References[edit]

  1. ^ "Texas Birth Index, 1903-1997". Ancestry.com. Retrieved November 28, 2010.
  2. ^ a b "The Thrills and Trials of Being Miss America". Spartanburg Herald-Journal. August 8, 1971. Retrieved 2010-02-20.
  3. ^ "There she is: From 1921 to 2017, see the Miss America pageant through the years". Deseret News. September 15, 2013. Retrieved January 29, 2018.
  4. ^ Musel, Robert (August 26, 1970). "Television in Review". The Bryan Times. United Press International. p. 16. Retrieved January 29, 2018.
  5. ^ a b "People in News". Kentucky New Era. Associated Press. August 11, 1971. p. 23. Missing or empty |url= (help); |access-date= requires |url= (help)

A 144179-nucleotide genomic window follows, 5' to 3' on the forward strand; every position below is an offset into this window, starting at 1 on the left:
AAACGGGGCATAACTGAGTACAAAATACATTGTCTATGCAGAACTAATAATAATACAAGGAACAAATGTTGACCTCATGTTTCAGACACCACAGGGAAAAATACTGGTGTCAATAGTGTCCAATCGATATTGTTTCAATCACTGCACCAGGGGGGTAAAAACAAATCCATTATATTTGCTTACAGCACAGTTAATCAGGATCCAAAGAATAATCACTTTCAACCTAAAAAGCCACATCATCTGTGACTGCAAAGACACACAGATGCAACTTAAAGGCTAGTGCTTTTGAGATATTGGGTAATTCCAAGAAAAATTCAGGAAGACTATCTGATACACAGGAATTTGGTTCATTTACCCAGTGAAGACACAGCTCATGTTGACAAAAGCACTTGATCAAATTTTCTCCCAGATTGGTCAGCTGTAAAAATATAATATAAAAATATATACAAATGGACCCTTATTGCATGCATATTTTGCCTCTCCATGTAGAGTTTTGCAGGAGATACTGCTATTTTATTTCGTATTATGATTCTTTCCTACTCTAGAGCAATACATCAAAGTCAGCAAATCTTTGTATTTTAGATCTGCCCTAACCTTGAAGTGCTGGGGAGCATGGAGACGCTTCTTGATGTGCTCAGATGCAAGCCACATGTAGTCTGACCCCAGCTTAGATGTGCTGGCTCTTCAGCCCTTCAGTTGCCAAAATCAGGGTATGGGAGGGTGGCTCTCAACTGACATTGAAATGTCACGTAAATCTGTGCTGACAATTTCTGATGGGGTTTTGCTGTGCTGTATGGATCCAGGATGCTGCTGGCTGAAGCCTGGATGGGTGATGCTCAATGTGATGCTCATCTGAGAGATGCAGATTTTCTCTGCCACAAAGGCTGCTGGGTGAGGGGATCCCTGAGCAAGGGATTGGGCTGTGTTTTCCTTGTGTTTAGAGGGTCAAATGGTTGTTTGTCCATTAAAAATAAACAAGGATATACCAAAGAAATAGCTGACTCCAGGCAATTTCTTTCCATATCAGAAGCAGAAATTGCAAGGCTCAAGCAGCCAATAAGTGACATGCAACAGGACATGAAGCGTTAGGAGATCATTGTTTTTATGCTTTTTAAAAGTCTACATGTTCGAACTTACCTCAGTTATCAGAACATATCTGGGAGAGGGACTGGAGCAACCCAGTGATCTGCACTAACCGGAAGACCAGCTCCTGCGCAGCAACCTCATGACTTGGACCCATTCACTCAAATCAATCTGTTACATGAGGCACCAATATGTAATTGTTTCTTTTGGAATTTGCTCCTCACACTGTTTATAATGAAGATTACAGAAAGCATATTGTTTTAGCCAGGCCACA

6. ^ Cauley, Paul (June 30, 2006). "Photographs by Paul Cauley, 1971 Door Gunner, A Co 101st Avn (Text by Belinda Myrick-Barnett)". Paul Cauley. Retrieved January 29, 2018.
  7. ^ Davis, Shirley (October 19, 2000). "History follows former Miss Iowa First black pageant winner recalls her crowning moment". Quad-City Times. Retrieved January 29, 2018.
  8. ^ Perlmutter, Marty (December 5, 1975). "Phyllis George Finds Her Career". The Palm Beach Post. Retrieved 2010-02-20.
  9. ^ Dallas Morning News (December 26, 1987). "Gardner Set For High-Visibility Role". The Toledo Blade. Retrieved 2010-02-20.
  10. ^ "Miss America takes back seat to horses". Beaver County Times. United Press International. 1975-06-07. Retrieved 2010-02-20.
  11. ^ Thomas, Bob (September 16, 1978). "Phyllis George wanted more than being female jock". The Register-Guard. Eugene. Associated Press. Retrieved 2010-02-20.
  12. ^ "Phyllis George Quits". The Register-Guard. Associated Press. August 31, 1985. Retrieved February 20, 2010.